Nashville Zoo at Grassmere
Sign at zoo entrance
|Date opened||1990 (as Grassmere Wildlife Park)|
|Location||Nashville, Tennessee, USA|
|Land area||200 acres (81 ha)|
|No. of animals||6,230|
|No. of species||339
The Nashville Zoo at Grassmere is a zoological garden and historic plantation farmhouse located 6 miles (9.7 km) southeast of Downtown Nashville. As of 2014, the zoo was middle Tennessee's top paid attraction and contained 6,230 individual animals, encompassing 339 species. Its site is about 82 acres (33 ha) with an additional 106 acres (43 ha) available for expansion. It is an accredited member of the Association of Zoos and Aquariums (AZA).
Nashville Zoo’s history at Grassmere began in the late 1980s. Sisters Margaret and Elise Croft were the last two owners of the Croft House and family farm at Grassmere, located six miles south from downtown Nashville. They donated the 300-acre farm to the Children’s Museum of Nashville, which is now the Adventure Science Center. After Elise Croft’s death in 1985, the museum began development of a wildlife park, which opened there in 1990. Meanwhile, the separate Nashville Zoo opened in Joelton in 1991. By 1995, the museum decided to close the Grassmere Wildlife Park. Ownership of the land went to the city, which was still bound by the Croft sisters’ will to maintain the area as a nature center. In 1996, then-Mayor Phil Bredesen offered the Nashville Zoo the chance to relocate from Joelton to the Grassmere property. On May 1, 1997, the Nashville Wildlife Park at Grassmere opened to the public. In October 1998, the zoo closed its Cheatham County location to focus all of its efforts on the current Grassmere property. In 2001, the Nashville Wildlife Park at Grassmere officially became the Nashville Zoo at Grassmere. The resulting facility has been engineered to grow so as to take maximum advantage of its 200 acres (81 ha).
Grassmere Historic Home
On the grounds of the zoo facilities, the property still maintains the original historic plantation house, called Grassmere or the Historic Croft Home.
Visitors to the zoo can tour this 19th-century historic house museum, its gardens and the associated Grassmere Historic Farm.
Nashville Zoo's Jungle Gym is a 66,000-square foot playground featuring a 35-foot tall tree house structure, super slides, cargo netting, swings, and a giant snake tunnel. In 1998, thousands of volunteers worked together to build this array of climbing structures for children. The Jungle Gym is the largest community-built playground in the United States.
As you enter the Zoo, two islands covered with various trees and bushes are home to siamangs and white-cheeked gibbons. Throughout the day you may hear their distinctive calls greeting visitors as they enter the Zoo, all while climbing and swinging through the treetops.
The meerkat exhibit, opened in 2002, features a mob of extremely social meerkats. Visitors can view them through a plexiglass wall or through a cylindrical window within the exhibit to get a meerkat’s-eye view of the colony as they dig through an expansive network of underground tunnels.
In 2006, a giraffe exhibit was opened when the zoo acquired three Masai giraffes, a male and two females. These are three of only 55 Masai giraffes in the United States as of 2006. Technically, the animals are on loan from three other zoos, but are permanently housed at the Nashville Zoo. Another female giraffe was added in 2015. The giraffes live on a savannah which is a 1.5 acre area that includes shade trees and tall grasses preferred by the animals. This is contiguous with an elephant savannah, which gives zoo visitors a landscape of African plains. In bad weather, the giraffes have use of a 4,800 square foot facility for shelter.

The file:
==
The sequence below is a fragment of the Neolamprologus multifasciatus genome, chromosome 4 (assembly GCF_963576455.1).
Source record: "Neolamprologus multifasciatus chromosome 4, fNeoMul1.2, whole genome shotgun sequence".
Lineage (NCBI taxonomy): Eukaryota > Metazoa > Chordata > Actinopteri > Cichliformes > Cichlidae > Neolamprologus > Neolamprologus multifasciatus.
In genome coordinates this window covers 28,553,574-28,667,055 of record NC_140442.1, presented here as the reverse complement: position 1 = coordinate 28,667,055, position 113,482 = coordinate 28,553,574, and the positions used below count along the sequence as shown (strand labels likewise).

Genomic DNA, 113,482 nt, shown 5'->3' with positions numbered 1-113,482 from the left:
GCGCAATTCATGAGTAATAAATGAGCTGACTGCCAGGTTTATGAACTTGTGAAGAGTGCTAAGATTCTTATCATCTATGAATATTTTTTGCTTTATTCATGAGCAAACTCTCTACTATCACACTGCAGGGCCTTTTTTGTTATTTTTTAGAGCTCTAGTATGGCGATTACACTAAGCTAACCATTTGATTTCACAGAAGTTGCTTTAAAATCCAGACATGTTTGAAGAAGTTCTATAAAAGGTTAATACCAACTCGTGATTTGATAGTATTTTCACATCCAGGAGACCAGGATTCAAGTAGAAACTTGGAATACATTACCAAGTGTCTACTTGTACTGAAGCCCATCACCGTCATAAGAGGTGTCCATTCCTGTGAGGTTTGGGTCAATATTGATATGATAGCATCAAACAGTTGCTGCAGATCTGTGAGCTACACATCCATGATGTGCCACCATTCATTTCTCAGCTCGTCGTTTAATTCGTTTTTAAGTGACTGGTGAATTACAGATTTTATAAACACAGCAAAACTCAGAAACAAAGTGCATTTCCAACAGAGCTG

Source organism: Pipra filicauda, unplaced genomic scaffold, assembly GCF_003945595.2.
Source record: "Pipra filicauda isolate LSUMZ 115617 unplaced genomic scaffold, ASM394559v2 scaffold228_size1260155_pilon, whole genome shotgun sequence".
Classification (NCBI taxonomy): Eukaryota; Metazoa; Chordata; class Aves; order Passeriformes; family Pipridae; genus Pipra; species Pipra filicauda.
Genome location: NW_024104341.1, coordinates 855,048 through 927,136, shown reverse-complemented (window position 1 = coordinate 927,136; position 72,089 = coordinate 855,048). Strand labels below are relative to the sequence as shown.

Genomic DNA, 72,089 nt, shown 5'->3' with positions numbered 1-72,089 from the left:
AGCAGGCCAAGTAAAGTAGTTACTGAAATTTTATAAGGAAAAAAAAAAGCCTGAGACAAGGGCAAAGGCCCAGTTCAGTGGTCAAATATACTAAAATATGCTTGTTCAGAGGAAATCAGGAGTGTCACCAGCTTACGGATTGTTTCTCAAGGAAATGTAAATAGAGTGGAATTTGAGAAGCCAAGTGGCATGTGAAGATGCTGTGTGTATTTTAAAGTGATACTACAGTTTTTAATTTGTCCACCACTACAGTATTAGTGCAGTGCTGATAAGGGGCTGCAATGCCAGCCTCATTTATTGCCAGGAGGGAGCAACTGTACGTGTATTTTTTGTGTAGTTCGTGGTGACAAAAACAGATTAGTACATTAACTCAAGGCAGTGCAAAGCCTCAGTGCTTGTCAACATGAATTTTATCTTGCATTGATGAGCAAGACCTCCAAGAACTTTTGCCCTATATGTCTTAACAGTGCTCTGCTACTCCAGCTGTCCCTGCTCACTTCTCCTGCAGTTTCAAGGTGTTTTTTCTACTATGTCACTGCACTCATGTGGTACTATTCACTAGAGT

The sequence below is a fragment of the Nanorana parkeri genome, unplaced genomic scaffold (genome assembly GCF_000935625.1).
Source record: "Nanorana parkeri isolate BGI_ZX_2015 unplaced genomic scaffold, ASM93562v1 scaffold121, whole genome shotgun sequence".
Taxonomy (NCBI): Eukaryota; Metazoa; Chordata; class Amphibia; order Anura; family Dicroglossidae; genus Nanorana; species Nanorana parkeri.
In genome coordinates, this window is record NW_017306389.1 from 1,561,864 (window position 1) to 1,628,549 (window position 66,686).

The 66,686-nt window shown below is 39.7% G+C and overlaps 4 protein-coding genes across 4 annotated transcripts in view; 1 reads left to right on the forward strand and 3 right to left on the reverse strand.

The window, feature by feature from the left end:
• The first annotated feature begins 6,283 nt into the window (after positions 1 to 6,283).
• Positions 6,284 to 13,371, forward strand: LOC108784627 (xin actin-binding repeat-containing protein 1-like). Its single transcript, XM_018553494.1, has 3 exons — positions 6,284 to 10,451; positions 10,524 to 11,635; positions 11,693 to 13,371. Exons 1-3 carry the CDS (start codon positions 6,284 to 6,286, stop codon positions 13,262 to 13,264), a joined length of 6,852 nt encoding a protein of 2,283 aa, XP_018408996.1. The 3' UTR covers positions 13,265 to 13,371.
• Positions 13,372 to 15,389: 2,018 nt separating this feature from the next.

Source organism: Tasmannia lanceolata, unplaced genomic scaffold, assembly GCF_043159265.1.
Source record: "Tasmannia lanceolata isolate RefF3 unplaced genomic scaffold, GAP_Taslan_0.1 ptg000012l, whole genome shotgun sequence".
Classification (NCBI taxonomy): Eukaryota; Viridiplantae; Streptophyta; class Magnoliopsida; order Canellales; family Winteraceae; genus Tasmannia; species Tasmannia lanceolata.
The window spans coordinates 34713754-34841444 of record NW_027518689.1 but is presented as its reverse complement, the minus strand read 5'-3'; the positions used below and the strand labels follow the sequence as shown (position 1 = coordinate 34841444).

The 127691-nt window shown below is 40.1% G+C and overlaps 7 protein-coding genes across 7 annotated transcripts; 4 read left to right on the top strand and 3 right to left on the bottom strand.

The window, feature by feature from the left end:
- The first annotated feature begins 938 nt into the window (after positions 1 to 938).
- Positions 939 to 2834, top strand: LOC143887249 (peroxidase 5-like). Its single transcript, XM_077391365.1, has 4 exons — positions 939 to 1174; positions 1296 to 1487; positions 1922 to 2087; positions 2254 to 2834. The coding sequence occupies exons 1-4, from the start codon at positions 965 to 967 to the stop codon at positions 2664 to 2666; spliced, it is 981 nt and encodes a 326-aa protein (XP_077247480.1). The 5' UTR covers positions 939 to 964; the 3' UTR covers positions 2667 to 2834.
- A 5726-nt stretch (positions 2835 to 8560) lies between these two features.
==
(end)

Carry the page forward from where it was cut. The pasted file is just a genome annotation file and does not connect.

In 2015, The Nashville Zoo Opened a Zip line attraction called Soaring Eagle.
The zoo is active in numerous research and conservation activities including participating in a number of the programs in the Species Survival Plan which is managed by the Association of Zoos and Aquariums. Beginning in 1991, the zoo began breeding the endangered snow leopard, the clouded leopard, the red-ruffed lemur, and the black and white-ruffed lemur with ongoing plans to include many other species.
- "About the Zoo". nashvillezoo.org. Nashville Zoo. Retrieved 2013-02-06.
- "Currently Accredited Zoos and Aquariums". aza.org. AZA. Retrieved 5 November 2010.
- Gang, Duane W. (July 6, 2014). "How long has the zoo been at Grassmere?" (Vol.110. No.185). The Tennessean (Nashville). p. 8-A. Retrieved August 26, 2017.
- "Association of Zoos and Aquariums/current accreditation". aza.org. AZA. Retrieved August 26, 2017.
- Carey, Bill (1 November 2001). "Nashville's Ark: The city is finally committed to a world-class animal park". nashvillescene.com. City Press LLC. Archived from the original on 29 January 2013. Retrieved 5 November 2010.
- Slaughter, Sylvia (April 21, 2006). "Gangly giants move in" (Vol 102. No. 111). The Tennessean (Nashville, Tennessee). p. D-1. Retrieved August 26, 2017.
- Barnes, Todd (November 29, 2015). "Animals trading spaces as Zoo grows" (Vol. 111 No.333). The Tennesseean (Nashville). p. 15-A. Retrieved August 26, 2017.
- Wallace, Ann (April 26, 2006). "'Oak leaf' giraffes land at Nashville Zoo" (Vol. 196. No.116). The Leaf-Chronicle (Clarksville, Tennessee). p. D-10. Retrieved August 26, 2017.
- Straight, Cathy (June 6, 1991). "Animals now kept with preservation in mind" (Vol. 87. No.157). The Tennesseean (Nashville, Tennessee). p. 3-D. Retrieved August 26, 2017.